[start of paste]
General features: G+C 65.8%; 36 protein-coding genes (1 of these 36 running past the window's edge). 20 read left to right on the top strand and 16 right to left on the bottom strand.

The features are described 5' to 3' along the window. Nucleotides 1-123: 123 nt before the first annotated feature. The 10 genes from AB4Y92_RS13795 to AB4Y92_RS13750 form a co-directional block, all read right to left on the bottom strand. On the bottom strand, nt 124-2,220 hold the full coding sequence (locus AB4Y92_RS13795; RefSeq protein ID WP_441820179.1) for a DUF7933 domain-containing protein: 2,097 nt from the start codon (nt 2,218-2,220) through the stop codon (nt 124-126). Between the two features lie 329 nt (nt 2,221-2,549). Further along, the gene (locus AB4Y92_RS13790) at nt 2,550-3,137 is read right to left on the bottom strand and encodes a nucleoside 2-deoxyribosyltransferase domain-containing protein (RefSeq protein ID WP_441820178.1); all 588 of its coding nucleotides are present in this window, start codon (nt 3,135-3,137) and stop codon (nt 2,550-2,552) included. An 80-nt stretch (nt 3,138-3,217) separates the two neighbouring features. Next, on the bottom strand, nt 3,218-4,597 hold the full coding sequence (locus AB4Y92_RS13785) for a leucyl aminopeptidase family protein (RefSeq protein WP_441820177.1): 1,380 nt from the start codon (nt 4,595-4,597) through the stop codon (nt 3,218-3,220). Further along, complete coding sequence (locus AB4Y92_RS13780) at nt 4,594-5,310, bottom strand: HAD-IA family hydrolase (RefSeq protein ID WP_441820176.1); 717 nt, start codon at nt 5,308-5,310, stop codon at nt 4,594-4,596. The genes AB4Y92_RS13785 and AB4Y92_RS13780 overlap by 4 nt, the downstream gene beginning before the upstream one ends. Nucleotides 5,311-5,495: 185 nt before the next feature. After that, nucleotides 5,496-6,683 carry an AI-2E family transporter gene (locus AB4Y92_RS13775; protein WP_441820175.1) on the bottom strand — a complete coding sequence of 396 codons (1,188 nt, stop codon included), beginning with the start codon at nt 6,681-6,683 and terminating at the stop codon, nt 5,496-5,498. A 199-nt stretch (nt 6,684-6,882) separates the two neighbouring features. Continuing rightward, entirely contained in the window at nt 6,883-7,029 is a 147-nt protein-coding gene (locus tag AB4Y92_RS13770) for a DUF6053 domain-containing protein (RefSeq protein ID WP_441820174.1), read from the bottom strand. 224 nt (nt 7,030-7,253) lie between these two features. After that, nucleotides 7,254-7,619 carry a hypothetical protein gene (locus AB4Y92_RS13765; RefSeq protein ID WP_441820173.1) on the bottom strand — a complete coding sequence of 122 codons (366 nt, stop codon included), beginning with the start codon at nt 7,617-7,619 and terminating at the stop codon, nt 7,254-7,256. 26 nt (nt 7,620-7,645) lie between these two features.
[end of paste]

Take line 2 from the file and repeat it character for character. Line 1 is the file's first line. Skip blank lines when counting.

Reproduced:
The features are described 5' to 3' along the window. Nucleotides 1-123: 123 nt before the first annotated feature. The 10 genes from AB4Y92_RS13795 to AB4Y92_RS13750 form a co-directional block, all read right to left on the bottom strand. On the bottom strand, nt 124-2,220 hold the full coding sequence (locus AB4Y92_RS13795; RefSeq protein ID WP_441820179.1) for a DUF7933 domain-containing protein: 2,097 nt from the start codon (nt 2,218-2,220) through the stop codon (nt 124-126). Between the two features lie 329 nt (nt 2,221-2,549). Further along, the gene (locus AB4Y92_RS13790) at nt 2,550-3,137 is read right to left on the bottom strand and encodes a nucleoside 2-deoxyribosyltransferase domain-containing protein (RefSeq protein ID WP_441820178.1); all 588 of its coding nucleotides are present in this window, start codon (nt 3,135-3,137) and stop codon (nt 2,550-2,552) included. An 80-nt stretch (nt 3,138-3,217) separates the two neighbouring features. Next, on the bottom strand, nt 3,218-4,597 hold the full coding sequence (locus AB4Y92_RS13785) for a leucyl aminopeptidase family protein (RefSeq protein WP_441820177.1): 1,380 nt from the start codon (nt 4,595-4,597) through the stop codon (nt 3,218-3,220). Further along, complete coding sequence (locus AB4Y92_RS13780) at nt 4,594-5,310, bottom strand: HAD-IA family hydrolase (RefSeq protein ID WP_441820176.1); 717 nt, start codon at nt 5,308-5,310, stop codon at nt 4,594-4,596. The genes AB4Y92_RS13785 and AB4Y92_RS13780 overlap by 4 nt, the downstream gene beginning before the upstream one ends. Nucleotides 5,311-5,495: 185 nt before the next feature. After that, nucleotides 5,496-6,683 carry an AI-2E family transporter gene (locus AB4Y92_RS13775; protein WP_441820175.1) on the bottom strand — a complete coding sequence of 396 codons (1,188 nt, stop codon included), beginning with the start codon at nt 6,681-6,683 and terminating at the stop codon, nt 5,496-5,498. A 199-nt stretch (nt 6,684-6,882) separates the two neighbouring features. Continuing rightward, entirely contained in the window at nt 6,883-7,029 is a 147-nt protein-coding gene (locus tag AB4Y92_RS13770) for a DUF6053 domain-containing protein (RefSeq protein ID WP_441820174.1), read from the bottom strand. 224 nt (nt 7,030-7,253) lie between these two features. After that, nucleotides 7,254-7,619 carry a hypothetical protein gene (locus AB4Y92_RS13765; RefSeq protein ID WP_441820173.1) on the bottom strand — a complete coding sequence of 122 codons (366 nt, stop codon included), beginning with the start codon at nt 7,617-7,619 and terminating at the stop codon, nt 7,254-7,256. 26 nt (nt 7,620-7,645) lie between these two features.